— Photos by Michelle Volansky

Tweet Beat: The week’s best tweets from STL foodies

Friday, October 26th, 2012

Are you following us on Twitter? Come on, get Saucy @saucemag

I didn’t steal from the slightly ajar vending machine, paid for my popcorn, and pushed it shut. And got a defective bag for my honesty. #boo‬

Now that ‪@5Bistro‬ taught me how to properly poach an egg, I feel like a zen master of that small detail in the kitchen

I had a pretty fantastic night of ‪@climbsoill‬, ‪@4HandsBrewery‬, and sausages by ‪@cookingkid‬, and seeing so many of my favorite people!

Lori – “It’s a two Popsicle night.”

My belly is full of fried rice and the package has been mailed. Lunch was super success!

The English Ale yeast I’m harvesting is about as thick as liquid concrete. ‪#hurryupplease‬

When Chris is gone at class all evening, I enjoy pork chops and reality television.

It’s not unreasonable to want Lion’s Choice for breakfast… Right?

‪@knashan‬ I had to describe the kielbasa today as ‘chorizo de Poland.’ I thought you’d be proud of me.

HOAGIE CITY has lost another letter on its sign. It is now HO IE CITY and still delicious.

Think you should be on this list? Follow us and let us know @saucemagazine

Thursday Giveaway: The clock is ticking!

Thursday, October 25th, 2012

Love free stuff? Already stressing about holiday shopping? We have good news! Running through December, we will be doing giveaways every Thursday. Today we are giving away a Ronco 5-tray Food Dehydrator. All you have to do is tell us about the first ingredient you would dehydrate and how you would use it in a dish. Write your comment in the section below, on our Facebook wall or on our Twitter feed. Then, we’ll pick our favorite. Entries start NOW and last until 4 p.m. We’ll announce the winner later this afternoon. 

Tikka Tikka Taco: Only 10 days left to donate!

Thursday, October 25th, 2012

Either through an email from a friend hoping to buy an underwater robot or a Facebook post by that ex-coworker wanting to film a documentary about pirates, you’ve probably heard of Kickstarter by now. Since 2009, according to Kickstarter’s website, “over $350 million has been pledged by more than 2.5 million people, funding more than 30,000 creative projects.” As a backer making a pledge, besides those warm, fuzzy feelings of altruism, the best part about donating is that the risk is minimized. If the Kickstarter doesn’t make its goal during the allotted time (up to 60 days), you don’t pay. Additionally, under Kickstarter’s terms of use, creators are required to make good on all rewards promised or refund any backers whose rewards they can’t fulfill.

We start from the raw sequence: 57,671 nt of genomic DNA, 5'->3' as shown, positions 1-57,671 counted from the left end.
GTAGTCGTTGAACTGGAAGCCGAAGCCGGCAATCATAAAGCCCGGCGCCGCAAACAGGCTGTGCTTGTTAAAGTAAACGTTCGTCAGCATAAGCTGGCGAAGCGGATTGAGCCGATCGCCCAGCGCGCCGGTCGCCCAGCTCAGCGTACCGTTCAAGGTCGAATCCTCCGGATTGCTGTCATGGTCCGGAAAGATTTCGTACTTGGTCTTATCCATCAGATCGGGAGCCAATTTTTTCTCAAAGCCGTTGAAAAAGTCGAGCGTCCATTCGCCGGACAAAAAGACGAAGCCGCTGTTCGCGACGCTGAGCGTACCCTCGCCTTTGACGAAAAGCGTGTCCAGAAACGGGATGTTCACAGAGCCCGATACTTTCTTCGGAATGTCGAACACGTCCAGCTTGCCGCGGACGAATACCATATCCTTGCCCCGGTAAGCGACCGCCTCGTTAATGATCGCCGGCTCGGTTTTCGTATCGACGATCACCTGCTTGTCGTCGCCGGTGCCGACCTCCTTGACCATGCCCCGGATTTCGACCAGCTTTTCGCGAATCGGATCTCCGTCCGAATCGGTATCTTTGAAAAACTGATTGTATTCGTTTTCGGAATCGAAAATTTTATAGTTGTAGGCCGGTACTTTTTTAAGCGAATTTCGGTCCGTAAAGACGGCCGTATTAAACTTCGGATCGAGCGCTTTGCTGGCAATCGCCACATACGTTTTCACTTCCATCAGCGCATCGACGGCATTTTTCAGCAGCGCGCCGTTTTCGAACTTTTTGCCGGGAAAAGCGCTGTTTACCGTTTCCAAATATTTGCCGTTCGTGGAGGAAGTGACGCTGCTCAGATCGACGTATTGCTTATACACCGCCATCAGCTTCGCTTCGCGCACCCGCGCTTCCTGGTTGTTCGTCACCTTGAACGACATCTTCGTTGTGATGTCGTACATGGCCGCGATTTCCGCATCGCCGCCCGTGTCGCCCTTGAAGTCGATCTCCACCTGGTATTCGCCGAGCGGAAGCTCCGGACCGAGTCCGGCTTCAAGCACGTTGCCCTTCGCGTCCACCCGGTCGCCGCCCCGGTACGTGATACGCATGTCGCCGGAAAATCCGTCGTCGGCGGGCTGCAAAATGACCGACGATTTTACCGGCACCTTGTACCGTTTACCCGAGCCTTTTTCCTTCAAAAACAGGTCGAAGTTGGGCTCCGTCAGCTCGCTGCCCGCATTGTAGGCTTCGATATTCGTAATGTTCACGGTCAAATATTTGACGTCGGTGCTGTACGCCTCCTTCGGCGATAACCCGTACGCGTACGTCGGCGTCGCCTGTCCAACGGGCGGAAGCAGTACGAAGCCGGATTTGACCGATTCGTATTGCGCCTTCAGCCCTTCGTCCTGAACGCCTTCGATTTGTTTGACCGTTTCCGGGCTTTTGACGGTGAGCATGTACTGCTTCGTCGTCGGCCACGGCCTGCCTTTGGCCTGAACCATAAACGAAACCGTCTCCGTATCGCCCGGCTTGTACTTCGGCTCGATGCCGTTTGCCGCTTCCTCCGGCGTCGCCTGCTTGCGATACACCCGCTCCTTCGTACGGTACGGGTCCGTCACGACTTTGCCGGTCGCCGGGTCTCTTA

While it’s inspiring to read stories about aspiring entrepreneurs from around the country, lately, we’ve been most excited about Kickstarters in the St. Louis area, particularly those in our favorite form: the edible. Marcoot Jersey Creamery, a local cheese maker, recently needed a commercial cheese press in order to expand its repertoire. Thanks to Kickstarter, Marcoot met its goal last month, and now we can look forward to traditional cheddars and colby cheese. Also noteworthy is the board game Viticulture. Based on creating and expanding a vineyard in Tuscany, Viticulture combines strategy with a love of wine. From Stonemaier Games, a local company, Viticulture blew through its fundraising goal of $25,000 to rake in more than $65,000. Last year, John Perkins of Entre: underground and Events by Entre also successfully used a Kickstarter-esque approach in order to fund a new hood for an event space kitchen.

One of the latest local Kickstarters making us salivate is Tikka Tikka Taco. Brothers Michael and Shaun Swaleh are looking to bring modernized Indian street food (pictured) to the people of St. Louis. But first they need a food truck. Depending on whether they buy a new or used truck, the amount of money and time they will need before hitting the streets will vary. However, with The Sausage Syndicate’s ready-to-roll truck newly on the market, if the Swaleh’s reach their goal of $60,000 within the next 10 days, their future food truck purchase might just happen faster than they ever imagined. But time is running out. Check out Tikka Tikka Taco’s Kickstarter and catch the KTVI-Fox2 news segment for more information.

With these increasing opportunities for locals to garner attention and support for their creative edible ideas, we have even more assurance that the future of the St. Louis food scene will continue to be bright.